Friday, August 31, 2018

A story: Of four women on a road trip in India

"If you need soda or sprite for the evening, please get it when you go to the waterfall." informed the caretaker of the homestay when we checked in. 

It was almost time for lunch. The plan was to explore Elle Neer waterfall before sunset.

The caretaker's  simple and matter of fact suggestion implied that we may be pouring a glass or two of our chosen poison at the end of the day.

So what's the big deal?

Nothing, really. No big deal.

But there's a reason why I'm sharing this here on my blog today.

Let me explain.

Almost a month ago, I read Deepa Krishnan's facebook post of 21st July 2018. Her post was about the "singular lack of multiple narratives about Indian women" vis-a-vis women's safety in India. Krishnan had shared this Chimamanda Ngozi Adichie's famous TED talk video focussing on the "danger of a single story" and written, "If you keep telling one story it becomes the defining image of a people." on her post.
Something in those lines nudged me to tell my story, our story: a simple story of four ordinary Indian women travelling from Bangalore to Kudremukha for a weekend to trek, to share dreams and disappointments, to laugh out loud, to make fun of each other, to plan the next rendezvous, to enjoy delicious food, to sip fresh filter coffee in the morning and vodka tonic in the evening, to ask for spicy peanuts to go with the drinks in the evening as easily as demanding (politely, of course) bhajias with coffee.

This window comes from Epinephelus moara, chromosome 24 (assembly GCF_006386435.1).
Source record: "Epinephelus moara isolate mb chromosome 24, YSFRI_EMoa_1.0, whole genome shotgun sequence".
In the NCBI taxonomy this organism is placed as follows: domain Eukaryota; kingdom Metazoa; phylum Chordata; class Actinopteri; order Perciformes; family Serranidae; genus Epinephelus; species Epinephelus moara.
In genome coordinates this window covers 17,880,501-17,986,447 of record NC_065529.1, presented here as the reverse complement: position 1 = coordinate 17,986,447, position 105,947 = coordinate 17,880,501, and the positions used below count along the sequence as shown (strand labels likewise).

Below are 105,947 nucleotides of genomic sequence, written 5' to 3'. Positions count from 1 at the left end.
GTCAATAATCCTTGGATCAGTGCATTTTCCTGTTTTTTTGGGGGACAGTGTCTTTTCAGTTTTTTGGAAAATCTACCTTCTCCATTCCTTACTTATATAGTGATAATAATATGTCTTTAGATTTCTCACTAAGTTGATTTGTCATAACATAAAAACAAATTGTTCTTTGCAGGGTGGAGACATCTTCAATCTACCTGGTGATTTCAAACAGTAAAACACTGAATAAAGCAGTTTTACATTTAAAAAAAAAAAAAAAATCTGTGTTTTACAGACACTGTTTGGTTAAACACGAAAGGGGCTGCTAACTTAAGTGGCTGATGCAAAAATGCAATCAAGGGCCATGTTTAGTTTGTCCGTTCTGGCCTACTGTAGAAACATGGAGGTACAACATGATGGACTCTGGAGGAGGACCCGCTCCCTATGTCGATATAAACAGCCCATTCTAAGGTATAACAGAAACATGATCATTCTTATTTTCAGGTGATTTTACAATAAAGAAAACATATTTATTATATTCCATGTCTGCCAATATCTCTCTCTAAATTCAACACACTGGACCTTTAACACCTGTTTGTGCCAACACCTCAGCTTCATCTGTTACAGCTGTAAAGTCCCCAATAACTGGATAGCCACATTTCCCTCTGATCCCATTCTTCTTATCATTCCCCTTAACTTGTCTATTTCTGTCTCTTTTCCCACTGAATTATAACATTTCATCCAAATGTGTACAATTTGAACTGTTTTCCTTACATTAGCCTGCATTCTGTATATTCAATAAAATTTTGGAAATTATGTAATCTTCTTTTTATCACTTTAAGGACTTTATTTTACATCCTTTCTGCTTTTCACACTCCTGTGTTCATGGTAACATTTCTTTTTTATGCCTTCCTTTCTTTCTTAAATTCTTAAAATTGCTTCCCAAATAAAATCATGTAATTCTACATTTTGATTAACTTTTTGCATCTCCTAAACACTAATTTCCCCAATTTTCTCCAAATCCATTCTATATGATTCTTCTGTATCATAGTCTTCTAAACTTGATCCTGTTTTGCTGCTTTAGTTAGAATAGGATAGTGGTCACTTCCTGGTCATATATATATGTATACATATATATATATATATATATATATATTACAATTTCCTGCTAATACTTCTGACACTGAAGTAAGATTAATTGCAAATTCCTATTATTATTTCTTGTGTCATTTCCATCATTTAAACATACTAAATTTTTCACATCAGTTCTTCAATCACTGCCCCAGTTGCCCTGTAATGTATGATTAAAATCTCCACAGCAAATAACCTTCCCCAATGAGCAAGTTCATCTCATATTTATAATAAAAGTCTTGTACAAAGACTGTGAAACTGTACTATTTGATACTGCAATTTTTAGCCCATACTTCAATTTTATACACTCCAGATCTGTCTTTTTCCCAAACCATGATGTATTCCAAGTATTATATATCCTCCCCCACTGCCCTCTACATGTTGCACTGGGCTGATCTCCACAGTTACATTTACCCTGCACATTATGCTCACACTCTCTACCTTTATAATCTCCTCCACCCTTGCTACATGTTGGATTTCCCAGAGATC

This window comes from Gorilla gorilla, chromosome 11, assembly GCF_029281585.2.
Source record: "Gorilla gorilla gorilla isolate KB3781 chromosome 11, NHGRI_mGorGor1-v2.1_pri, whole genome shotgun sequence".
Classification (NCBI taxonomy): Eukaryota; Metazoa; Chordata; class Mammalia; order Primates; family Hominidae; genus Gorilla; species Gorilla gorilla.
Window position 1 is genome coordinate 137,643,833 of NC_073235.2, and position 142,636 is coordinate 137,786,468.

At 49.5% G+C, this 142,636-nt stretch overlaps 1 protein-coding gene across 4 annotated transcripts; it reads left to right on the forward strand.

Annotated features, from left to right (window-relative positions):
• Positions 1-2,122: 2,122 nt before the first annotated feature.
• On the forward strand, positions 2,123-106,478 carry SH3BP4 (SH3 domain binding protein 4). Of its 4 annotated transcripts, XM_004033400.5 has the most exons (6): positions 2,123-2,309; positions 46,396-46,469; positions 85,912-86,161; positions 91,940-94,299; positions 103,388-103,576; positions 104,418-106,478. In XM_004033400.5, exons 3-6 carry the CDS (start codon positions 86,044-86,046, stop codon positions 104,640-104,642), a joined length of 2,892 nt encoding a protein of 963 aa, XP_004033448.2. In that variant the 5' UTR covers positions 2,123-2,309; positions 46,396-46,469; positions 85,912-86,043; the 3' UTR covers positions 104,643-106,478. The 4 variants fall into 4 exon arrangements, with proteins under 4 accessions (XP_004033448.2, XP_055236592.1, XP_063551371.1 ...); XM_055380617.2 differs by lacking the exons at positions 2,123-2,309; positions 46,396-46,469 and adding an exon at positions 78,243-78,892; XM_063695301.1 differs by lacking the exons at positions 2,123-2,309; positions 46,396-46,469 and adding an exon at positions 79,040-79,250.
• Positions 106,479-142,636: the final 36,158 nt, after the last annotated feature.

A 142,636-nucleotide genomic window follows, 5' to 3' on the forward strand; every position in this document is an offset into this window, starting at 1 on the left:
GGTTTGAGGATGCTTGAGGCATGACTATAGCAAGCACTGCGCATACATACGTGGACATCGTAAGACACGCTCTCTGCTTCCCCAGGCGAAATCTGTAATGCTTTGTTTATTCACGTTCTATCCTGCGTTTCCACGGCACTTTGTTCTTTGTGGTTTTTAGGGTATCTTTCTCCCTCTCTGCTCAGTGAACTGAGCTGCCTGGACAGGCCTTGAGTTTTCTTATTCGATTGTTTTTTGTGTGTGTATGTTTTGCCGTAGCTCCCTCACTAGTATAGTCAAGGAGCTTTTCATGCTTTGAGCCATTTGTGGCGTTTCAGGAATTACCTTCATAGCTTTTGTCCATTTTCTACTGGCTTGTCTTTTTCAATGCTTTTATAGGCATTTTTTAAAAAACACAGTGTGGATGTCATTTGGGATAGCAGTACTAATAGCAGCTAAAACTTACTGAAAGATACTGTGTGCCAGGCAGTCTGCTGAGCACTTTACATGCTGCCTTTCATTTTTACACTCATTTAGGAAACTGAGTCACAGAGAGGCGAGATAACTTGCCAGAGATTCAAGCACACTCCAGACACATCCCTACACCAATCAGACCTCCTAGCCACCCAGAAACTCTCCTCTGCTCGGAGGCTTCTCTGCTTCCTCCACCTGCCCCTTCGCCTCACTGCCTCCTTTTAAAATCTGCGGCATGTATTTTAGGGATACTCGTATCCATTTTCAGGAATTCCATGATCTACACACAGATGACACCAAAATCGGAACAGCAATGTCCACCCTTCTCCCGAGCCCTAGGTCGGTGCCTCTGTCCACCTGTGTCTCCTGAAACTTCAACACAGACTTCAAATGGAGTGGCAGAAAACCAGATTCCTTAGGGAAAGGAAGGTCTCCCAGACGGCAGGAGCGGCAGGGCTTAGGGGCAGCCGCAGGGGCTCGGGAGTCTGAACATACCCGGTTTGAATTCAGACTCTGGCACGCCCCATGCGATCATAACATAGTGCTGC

Some of you who've read the last para may think: so what's the big deal? Where is the story? 

And therein lies my point. There is no story to spin. Four of us: all women, travelled in a car driven by a woman, found a beautiful home-stay to spend two nights, trekked a bit, got very, very wet under a waterfall, got bitten by leeches, cackled over silly jokes and then travelled back to our homes, lives, jobs, husbands, children etc. --all in one piece without a single man bothering us in any shape or form. 

The roads were Indian and the humans who guided us to step carefully over slushy mud to see a gorgeous horizon or to bathe under a thunderous waterfall were men (yes, Indian)--gentle, kind, caring men. Indian men cooked delicious dosas and prepared hot steaming coffee on demand and served us our food with a smile. 

The humans who sat and chatted on the little porch overlooking the gorgeous green and grey of tea gardens smothered in fog were all men, too: c0-owners of the home-stay called Thengaali. They were happy to receive feedback on how to make their place even more comfortable for future guests from our group of four women. Apu pointed out that they should put extra hooks for clothes in their bathrooms. They nodded and promised they'd get that sorted.